This, for me, goes back to part of my crisis. It makes Ubuntu feel less like it felt in the past. Free forever but with all of our development effort and the availablility of the apps you’ll use on our platform coming from us.

This is also sort of an innovation barrier as well because it’s a single source of control.

The more I dwell on it, the less I become enamored with the future of Ubuntu. Which I cannot stress enough is very, very sad. I’m not a troll and I’m not a hater. Quite the contrary so it’s upsetting.

We all have to make hard choices in life; perhaps this is one. We shall see.

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I think this is a serious trivialization and grouping that does you and the community a disservice. There are passionate Ubuntu users that care deeply about these things.

Maybe I’m the only one? Seems unlikely. But way to dismiss ALL of the people that love Ubuntu and deeply care about these things as well.

Wow. Just wow.

Please consider these thoughts:

  • What will you, personally, gain from the Store being open source or documentation made available for someone else to reimplement?
  • What will you, personally, do with that code or documentation?

As I said previously. I shouldn’t have jumped in this thread. I’m not really interested in debating my position or externally validating it, I’m not.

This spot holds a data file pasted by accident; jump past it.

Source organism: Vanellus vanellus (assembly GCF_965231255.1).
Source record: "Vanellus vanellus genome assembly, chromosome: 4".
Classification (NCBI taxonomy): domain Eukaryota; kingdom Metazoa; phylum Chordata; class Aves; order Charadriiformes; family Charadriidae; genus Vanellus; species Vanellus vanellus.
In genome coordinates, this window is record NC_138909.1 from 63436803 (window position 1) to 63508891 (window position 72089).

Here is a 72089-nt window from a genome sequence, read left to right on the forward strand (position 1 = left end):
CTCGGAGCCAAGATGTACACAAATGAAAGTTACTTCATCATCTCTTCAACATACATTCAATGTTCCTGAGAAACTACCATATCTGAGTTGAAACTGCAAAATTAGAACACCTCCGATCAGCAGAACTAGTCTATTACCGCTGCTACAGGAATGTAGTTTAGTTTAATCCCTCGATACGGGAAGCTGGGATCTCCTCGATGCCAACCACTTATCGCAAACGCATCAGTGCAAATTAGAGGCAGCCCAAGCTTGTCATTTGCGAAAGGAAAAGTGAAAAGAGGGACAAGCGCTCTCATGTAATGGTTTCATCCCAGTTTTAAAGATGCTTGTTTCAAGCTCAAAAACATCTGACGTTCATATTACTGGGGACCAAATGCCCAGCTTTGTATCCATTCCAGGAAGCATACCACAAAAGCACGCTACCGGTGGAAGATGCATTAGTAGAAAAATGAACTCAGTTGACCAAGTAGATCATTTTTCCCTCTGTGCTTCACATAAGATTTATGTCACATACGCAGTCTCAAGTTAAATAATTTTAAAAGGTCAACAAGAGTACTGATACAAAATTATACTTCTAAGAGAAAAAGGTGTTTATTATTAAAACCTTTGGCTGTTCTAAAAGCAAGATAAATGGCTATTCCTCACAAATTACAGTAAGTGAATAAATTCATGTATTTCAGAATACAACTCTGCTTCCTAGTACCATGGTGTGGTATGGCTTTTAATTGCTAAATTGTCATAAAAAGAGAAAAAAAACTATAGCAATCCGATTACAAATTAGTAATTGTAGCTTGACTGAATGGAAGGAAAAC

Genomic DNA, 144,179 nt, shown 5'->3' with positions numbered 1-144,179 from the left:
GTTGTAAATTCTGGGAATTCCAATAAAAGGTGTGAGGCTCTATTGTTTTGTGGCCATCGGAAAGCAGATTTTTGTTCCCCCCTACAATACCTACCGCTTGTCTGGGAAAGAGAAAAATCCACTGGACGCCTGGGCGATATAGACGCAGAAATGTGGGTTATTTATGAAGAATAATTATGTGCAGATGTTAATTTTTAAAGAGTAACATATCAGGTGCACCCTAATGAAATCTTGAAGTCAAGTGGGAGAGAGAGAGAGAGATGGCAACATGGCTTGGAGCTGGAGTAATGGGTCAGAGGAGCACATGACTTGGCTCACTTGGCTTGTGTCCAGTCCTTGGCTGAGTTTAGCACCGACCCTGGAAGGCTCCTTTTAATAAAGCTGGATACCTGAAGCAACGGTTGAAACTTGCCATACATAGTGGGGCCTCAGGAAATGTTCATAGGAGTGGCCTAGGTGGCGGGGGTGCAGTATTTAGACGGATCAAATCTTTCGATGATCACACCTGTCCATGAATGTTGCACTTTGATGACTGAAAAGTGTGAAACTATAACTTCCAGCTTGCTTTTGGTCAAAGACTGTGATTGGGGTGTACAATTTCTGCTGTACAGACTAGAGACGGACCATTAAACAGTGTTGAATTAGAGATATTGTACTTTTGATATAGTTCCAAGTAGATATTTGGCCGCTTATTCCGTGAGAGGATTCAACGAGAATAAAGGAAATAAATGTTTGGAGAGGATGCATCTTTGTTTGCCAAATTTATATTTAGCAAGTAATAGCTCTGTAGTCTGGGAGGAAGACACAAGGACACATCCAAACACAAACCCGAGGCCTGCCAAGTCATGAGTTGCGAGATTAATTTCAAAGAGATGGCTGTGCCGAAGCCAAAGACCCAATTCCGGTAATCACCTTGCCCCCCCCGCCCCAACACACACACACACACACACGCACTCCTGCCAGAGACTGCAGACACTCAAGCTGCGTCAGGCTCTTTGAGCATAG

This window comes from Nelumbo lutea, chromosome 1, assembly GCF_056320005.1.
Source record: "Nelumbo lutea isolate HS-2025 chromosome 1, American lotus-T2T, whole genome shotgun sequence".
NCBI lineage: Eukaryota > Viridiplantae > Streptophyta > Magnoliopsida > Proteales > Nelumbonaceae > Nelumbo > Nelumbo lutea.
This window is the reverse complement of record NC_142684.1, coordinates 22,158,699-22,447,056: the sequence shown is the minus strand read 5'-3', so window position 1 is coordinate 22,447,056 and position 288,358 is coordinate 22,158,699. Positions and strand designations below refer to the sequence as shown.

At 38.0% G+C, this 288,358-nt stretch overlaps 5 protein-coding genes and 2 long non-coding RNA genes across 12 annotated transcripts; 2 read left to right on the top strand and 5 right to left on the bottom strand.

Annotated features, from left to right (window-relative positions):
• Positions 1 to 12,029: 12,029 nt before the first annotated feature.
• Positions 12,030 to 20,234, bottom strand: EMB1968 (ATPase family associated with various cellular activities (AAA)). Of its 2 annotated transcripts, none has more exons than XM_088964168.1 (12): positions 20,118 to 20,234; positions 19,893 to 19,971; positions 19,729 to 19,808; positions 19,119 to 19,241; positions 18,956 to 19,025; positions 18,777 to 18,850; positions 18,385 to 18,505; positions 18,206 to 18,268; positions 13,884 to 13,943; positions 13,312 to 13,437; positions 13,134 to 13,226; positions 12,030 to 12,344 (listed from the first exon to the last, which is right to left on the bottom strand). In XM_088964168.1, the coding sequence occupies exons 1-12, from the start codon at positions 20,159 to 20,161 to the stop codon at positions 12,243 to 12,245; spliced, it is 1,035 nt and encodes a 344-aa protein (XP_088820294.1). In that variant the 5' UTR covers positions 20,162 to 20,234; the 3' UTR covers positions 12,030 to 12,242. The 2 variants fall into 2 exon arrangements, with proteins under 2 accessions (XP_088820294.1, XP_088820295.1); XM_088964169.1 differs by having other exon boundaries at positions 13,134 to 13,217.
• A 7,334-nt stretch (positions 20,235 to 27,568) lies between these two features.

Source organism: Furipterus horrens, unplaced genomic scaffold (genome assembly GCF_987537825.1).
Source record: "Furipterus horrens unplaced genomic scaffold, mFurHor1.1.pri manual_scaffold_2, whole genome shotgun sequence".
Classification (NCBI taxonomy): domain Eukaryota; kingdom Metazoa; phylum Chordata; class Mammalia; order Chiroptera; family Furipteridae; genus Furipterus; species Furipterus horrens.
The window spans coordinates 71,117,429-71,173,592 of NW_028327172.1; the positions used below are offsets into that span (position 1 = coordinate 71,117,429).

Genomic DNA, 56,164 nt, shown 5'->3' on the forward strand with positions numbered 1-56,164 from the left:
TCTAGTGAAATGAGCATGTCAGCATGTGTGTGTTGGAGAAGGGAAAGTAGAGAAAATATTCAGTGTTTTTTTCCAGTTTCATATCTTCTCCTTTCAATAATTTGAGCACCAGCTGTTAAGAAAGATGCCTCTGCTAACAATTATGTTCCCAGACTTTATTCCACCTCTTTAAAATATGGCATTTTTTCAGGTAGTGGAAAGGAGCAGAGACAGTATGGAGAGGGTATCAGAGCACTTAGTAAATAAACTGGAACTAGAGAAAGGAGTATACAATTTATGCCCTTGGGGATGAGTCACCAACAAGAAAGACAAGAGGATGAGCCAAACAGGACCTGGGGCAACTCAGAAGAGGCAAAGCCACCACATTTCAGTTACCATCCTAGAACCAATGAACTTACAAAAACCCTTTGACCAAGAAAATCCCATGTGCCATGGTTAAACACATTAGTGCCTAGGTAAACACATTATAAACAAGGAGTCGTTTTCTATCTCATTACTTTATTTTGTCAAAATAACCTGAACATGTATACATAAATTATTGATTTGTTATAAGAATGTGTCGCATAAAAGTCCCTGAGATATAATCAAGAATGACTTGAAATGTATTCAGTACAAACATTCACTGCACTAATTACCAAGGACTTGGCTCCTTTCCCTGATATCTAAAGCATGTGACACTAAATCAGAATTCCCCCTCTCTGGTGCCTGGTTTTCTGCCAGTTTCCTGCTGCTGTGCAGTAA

I have my position, what I want from a platform and if that platform doesn’t give me those things then I have to look elsewhere.

It seems like that’s the resounding, overwhelming drumbeat. Fine. I’ll deal with it and move on.

But, again – long, long time Ubuntu user and lover. It makes me sad. Cheers.

I am not trying to say your opinion is wrong. Nor am I trying to argue. My aim is for those thoughts to be considered - you don’t have to tell me or the rest of the internet your reasoning. I wanted for you to introspect your own opinions and try to appreciate what it is that you personally are sad about. For example, more thoughts: are you concerned by the potential for the store to be shut down with no replacement? Or are you concerned that there is an ethical GPL/FSF-style problem? Or are you concerned on behalf of other people but don’t actually have a problem with things yourself? etc…